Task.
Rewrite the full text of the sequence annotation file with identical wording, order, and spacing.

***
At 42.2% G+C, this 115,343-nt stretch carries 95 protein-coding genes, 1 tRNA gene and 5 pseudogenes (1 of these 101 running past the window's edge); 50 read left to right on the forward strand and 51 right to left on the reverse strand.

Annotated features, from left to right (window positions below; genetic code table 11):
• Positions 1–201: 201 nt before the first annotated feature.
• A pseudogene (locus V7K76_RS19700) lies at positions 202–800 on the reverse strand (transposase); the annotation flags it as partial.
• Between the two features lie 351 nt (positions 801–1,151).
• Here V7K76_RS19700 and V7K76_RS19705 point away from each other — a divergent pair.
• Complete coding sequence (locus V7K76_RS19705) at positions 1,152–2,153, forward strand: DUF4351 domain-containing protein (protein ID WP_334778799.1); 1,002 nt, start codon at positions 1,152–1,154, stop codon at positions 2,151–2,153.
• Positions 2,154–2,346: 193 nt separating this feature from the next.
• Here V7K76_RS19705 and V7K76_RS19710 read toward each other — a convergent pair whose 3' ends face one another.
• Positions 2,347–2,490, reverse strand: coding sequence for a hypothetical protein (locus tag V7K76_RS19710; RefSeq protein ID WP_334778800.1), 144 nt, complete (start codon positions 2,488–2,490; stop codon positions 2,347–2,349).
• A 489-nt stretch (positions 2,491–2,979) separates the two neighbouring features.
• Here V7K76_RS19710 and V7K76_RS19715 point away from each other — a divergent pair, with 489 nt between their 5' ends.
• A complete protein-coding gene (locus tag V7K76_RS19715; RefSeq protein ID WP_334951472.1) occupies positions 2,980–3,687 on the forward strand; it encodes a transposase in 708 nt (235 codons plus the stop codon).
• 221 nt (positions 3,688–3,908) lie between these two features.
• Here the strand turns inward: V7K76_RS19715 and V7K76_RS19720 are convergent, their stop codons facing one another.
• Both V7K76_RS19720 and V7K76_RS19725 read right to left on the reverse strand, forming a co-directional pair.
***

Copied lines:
At 42.2% G+C, this 115,343-nt stretch carries 95 protein-coding genes, 1 tRNA gene and 5 pseudogenes (1 of these 101 running past the window's edge); 50 read left to right on the forward strand and 51 right to left on the reverse strand.

Annotated features, from left to right (window positions below; genetic code table 11):
• Positions 1–201: 201 nt before the first annotated feature.
• A pseudogene (locus V7K76_RS19700) lies at positions 202–800 on the reverse strand (transposase); the annotation flags it as partial.
• Between the two features lie 351 nt (positions 801–1,151).
• Here V7K76_RS19700 and V7K76_RS19705 point away from each other — a divergent pair.
• Complete coding sequence (locus V7K76_RS19705) at positions 1,152–2,153, forward strand: DUF4351 domain-containing protein (protein ID WP_334778799.1); 1,002 nt, start codon at positions 1,152–1,154, stop codon at positions 2,151–2,153.
• Positions 2,154–2,346: 193 nt separating this feature from the next.
• Here V7K76_RS19705 and V7K76_RS19710 read toward each other — a convergent pair whose 3' ends face one another.
• Positions 2,347–2,490, reverse strand: coding sequence for a hypothetical protein (locus tag V7K76_RS19710; RefSeq protein ID WP_334778800.1), 144 nt, complete (start codon positions 2,488–2,490; stop codon positions 2,347–2,349).
• A 489-nt stretch (positions 2,491–2,979) separates the two neighbouring features.
• Here V7K76_RS19710 and V7K76_RS19715 point away from each other — a divergent pair, with 489 nt between their 5' ends.
• A complete protein-coding gene (locus tag V7K76_RS19715; RefSeq protein ID WP_334951472.1) occupies positions 2,980–3,687 on the forward strand; it encodes a transposase in 708 nt (235 codons plus the stop codon).
• 221 nt (positions 3,688–3,908) lie between these two features.
• Here the strand turns inward: V7K76_RS19715 and V7K76_RS19720 are convergent, their stop codons facing one another.
• Both V7K76_RS19720 and V7K76_RS19725 read right to left on the reverse strand, forming a co-directional pair.